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Putin Has Handed Washington an Opportunity in the South Caucasus

Kyiv’s exposure of Russia as a declining military power has direct consequences far beyond the borders of Ukraine. It resonates throughout Russia’s “near-abroad” among countries that the Kremlin considers as subordinates even a generation after independence from the Soviet Empire.

Thanks to its failures in Ukraine, fear of Moscow is diminishing, and from the Caucasus to Central Asia, its influence is in decline. Washington can now position itself as an impartial mediator in unresolved conflicts in the South Caucasus and Central Asia. Moscow has maintained its influence by keeping them simmering for decades. Should the U.S. manage its resolution, Russia will be further isolated, weakening its attack on Ukraine while strengthening the international interests of the U.S. and its allies.

The longest-running and most urgent of these post-Soviet conflicts is between Armenia and Azerbaijan. Following Azerbaijan’s military successes in September 2020, regaining territories occupied by Armenia since the collapse of the Soviet Union, the prospects for a durable peace agreement are at last on the table.

However, in such a seemingly intractable conflict, the sequencing and choreography of the process is fraught with jeopardy. September witnessed the worst flare-up of fighting between the two since 2020, prompting a surprise visit to Armenia by Nancy Pelosi, the U.S. Speaker of the House. Widely perceived as an attempt to shore up the large Armenian-American diaspora for the Democratic Party in the midterm elections, it, unfortunately, indicated a bias that Washington’s diplomacy must avoid.

While further U.S. involvement is welcome, impartiality is essential. U.S. Secretary of State Antony Blinken’s public statements of even-handedness are being undermined when senior Democrat leaders freelance in policy decisions. Consequently, it is difficult for Azerbaijan to not see it as part of some overarching policy, despite the fact that the trip was a personal decision by Pelosi.

Washington must also move beyond the Minsk Group, the OSCE body co-chaired by Russia, France, and the U.S., originally established to resolve the conflict. It achieved little over three decades and failed to prevent another outbreak of war in 2020. Platitudinous calls to return to the outdated framework must be minimized. The U.S. State Department must instead fully throw its weight behind a coordinated EU-U.S. approach, which has recently seen an EU mission established to monitor the situation along the border between the two states.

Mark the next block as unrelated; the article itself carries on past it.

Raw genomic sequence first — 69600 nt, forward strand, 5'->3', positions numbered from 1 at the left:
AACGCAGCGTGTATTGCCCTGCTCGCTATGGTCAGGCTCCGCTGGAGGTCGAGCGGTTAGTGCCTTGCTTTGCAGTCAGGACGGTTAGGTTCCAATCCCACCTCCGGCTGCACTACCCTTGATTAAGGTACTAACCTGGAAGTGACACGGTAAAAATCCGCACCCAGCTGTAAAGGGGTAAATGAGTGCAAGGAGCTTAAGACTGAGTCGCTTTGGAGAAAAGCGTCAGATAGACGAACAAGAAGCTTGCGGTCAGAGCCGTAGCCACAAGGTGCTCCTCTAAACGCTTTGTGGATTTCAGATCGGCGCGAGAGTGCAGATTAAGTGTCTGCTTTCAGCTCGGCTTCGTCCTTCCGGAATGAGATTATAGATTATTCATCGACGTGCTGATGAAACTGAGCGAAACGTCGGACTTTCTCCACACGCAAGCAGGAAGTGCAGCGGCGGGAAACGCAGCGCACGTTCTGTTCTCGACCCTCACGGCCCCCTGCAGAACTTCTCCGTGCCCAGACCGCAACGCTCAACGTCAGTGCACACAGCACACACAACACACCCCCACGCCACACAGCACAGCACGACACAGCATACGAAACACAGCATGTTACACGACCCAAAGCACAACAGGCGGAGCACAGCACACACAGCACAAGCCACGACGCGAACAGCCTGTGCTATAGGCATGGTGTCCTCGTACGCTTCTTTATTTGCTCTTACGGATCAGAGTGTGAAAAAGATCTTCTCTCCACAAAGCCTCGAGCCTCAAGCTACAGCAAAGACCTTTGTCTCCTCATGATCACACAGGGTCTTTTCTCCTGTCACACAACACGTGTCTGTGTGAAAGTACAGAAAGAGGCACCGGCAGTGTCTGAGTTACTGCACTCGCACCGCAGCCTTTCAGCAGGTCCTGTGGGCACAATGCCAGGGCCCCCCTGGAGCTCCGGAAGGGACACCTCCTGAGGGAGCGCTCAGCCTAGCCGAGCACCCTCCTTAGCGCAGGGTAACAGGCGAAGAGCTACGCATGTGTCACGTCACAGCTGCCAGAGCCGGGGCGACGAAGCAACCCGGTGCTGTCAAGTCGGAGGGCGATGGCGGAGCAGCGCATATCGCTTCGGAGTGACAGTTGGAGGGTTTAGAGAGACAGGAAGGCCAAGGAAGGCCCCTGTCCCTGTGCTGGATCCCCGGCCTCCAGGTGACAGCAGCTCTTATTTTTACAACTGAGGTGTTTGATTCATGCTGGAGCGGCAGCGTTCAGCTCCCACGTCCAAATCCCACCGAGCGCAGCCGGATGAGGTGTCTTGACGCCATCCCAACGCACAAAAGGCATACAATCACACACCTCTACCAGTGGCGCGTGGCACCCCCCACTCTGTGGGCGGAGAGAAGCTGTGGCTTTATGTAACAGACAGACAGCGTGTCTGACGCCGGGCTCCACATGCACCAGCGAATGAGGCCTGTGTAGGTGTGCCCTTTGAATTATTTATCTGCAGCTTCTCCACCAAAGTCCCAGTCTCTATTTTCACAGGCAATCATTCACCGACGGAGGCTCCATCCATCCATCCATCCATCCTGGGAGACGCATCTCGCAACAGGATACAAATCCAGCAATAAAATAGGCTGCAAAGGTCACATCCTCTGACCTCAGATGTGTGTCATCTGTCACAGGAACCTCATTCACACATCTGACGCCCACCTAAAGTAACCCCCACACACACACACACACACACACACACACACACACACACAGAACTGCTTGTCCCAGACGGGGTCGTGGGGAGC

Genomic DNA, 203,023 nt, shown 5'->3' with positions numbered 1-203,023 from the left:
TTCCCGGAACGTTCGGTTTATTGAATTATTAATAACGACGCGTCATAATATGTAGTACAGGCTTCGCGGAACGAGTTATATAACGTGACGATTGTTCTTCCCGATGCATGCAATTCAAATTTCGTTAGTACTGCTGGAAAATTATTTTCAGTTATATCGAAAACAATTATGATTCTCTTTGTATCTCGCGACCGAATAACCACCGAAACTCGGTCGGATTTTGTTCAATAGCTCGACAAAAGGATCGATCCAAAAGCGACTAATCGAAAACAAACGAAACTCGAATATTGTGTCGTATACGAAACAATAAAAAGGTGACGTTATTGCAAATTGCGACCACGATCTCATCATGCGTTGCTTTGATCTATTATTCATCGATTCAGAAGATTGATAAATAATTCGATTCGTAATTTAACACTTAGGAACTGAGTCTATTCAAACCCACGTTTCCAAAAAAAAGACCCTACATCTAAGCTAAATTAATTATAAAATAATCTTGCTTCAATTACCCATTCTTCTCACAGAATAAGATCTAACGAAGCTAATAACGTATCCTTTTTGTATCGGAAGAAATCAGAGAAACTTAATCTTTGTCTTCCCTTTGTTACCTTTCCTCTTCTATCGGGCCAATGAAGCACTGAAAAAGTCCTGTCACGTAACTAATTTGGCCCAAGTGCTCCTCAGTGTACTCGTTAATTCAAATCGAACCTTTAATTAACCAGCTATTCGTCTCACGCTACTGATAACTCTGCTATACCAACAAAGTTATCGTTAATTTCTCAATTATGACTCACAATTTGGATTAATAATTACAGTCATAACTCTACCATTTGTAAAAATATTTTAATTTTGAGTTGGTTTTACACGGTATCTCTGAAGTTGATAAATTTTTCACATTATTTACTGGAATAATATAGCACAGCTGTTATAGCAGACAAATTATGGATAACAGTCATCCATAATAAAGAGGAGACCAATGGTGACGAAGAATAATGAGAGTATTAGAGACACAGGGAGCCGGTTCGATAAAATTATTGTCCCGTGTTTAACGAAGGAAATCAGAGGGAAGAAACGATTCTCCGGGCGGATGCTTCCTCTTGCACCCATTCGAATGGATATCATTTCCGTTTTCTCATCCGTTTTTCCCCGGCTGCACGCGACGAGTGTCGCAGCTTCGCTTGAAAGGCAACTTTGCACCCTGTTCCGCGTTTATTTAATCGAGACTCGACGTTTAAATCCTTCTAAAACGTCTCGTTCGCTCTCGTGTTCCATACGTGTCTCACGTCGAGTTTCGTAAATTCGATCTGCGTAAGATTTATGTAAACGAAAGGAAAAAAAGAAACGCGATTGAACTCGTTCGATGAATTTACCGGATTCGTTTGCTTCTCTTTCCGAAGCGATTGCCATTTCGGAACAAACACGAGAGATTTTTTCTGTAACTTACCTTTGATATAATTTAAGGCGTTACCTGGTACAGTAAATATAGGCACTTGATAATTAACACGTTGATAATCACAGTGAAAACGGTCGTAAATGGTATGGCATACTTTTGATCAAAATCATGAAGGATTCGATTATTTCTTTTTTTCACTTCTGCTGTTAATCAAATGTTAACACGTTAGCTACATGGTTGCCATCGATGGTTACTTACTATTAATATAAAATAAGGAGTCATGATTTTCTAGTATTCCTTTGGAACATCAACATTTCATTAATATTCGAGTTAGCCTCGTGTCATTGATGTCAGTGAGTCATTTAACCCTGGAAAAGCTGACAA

As in Ukraine, the initiative must be explicit in support of territorial integrity as the guiding principle, rather than partially entertaining Armenian claims over Karabakh – the region in contention – as the Minsk Group had done. Only then can it create the conditions to demarcate and then uphold the countries’ shared border, bringing an end to both Azerbaijani incursions on Armenian territory and the continued presence of Armenian forces in Azerbaijan.

Moscow’s objective has been to prolong the Armenia-Azerbaijan conflict and ensure Armenia’s economic, military, and diplomatic dependence while inserting its own “peacekeeping” troops along the crucial energy transport links that run through the region. By playing a prominent role in the Minsk “peace process” over the last three decades Russia helped guarantee that there were no positive results.

A lasting peace agreement would be an economic boon not just for the region but for Western interests. First, it would secure the Caspian gas reserves that are critical to European diversification away from Russia’s supplies. That will be key to maintaining EU solidarity behind Ukraine in the face of a challenging winter and potential blackouts. Second, it would peel a key ally, Armenia, away from Kremlin influence, following fears that the country could be used to skirt Western sanctions on Russia.

Conflict with Azerbaijan created a need for defense which landed Armenia in Russia’s security alliances. The occupation also caused Azerbaijan and its ally Turkey – who together account for over 80% of Armenia’s borders – to cut off relations. Yerevan was forced to look to Moscow to sustain its economy and energy supplies. Were Armenia to be economically re-integrated into the region, the nation would have more options, including better links to Europe through Turkey. It could then make decisions independent of Moscow and boost its economic development.

In order to resolve the simmering conflict between Azerbaijan and Armenia trust is first needed between the United States as a mediator and the two parties. Putin’s faltering grasp over the post-Soviet world presents a historic opening. Washington must seize the opportunity by treating both protagonists equally and fairly. Only then can it play a pivotal role in bringing an end to this generation-long conflict while strengthening Western interests throughout the region.